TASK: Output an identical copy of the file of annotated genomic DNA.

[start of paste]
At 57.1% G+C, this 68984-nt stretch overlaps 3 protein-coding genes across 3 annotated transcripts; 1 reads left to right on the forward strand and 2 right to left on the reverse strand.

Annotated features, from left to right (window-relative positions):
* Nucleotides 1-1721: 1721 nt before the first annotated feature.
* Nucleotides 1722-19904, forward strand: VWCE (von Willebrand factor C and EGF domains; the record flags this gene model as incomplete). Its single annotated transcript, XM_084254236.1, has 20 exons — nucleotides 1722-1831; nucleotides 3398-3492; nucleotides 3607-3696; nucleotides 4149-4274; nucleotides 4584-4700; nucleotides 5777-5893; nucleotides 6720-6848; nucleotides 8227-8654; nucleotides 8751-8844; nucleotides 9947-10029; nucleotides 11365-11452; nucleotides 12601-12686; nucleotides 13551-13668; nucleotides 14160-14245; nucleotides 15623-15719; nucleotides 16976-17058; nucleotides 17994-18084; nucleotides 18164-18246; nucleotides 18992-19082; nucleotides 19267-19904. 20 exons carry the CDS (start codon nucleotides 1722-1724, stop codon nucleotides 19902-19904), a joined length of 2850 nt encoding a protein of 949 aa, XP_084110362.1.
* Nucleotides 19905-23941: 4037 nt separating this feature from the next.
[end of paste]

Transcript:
At 57.1% G+C, this 68984-nt stretch overlaps 3 protein-coding genes across 3 annotated transcripts; 1 reads left to right on the forward strand and 2 right to left on the reverse strand.

Annotated features, from left to right (window-relative positions):
* Nucleotides 1-1721: 1721 nt before the first annotated feature.
* Nucleotides 1722-19904, forward strand: VWCE (von Willebrand factor C and EGF domains; the record flags this gene model as incomplete). Its single annotated transcript, XM_084254236.1, has 20 exons — nucleotides 1722-1831; nucleotides 3398-3492; nucleotides 3607-3696; nucleotides 4149-4274; nucleotides 4584-4700; nucleotides 5777-5893; nucleotides 6720-6848; nucleotides 8227-8654; nucleotides 8751-8844; nucleotides 9947-10029; nucleotides 11365-11452; nucleotides 12601-12686; nucleotides 13551-13668; nucleotides 14160-14245; nucleotides 15623-15719; nucleotides 16976-17058; nucleotides 17994-18084; nucleotides 18164-18246; nucleotides 18992-19082; nucleotides 19267-19904. 20 exons carry the CDS (start codon nucleotides 1722-1724, stop codon nucleotides 19902-19904), a joined length of 2850 nt encoding a protein of 949 aa, XP_084110362.1.
* Nucleotides 19905-23941: 4037 nt separating this feature from the next.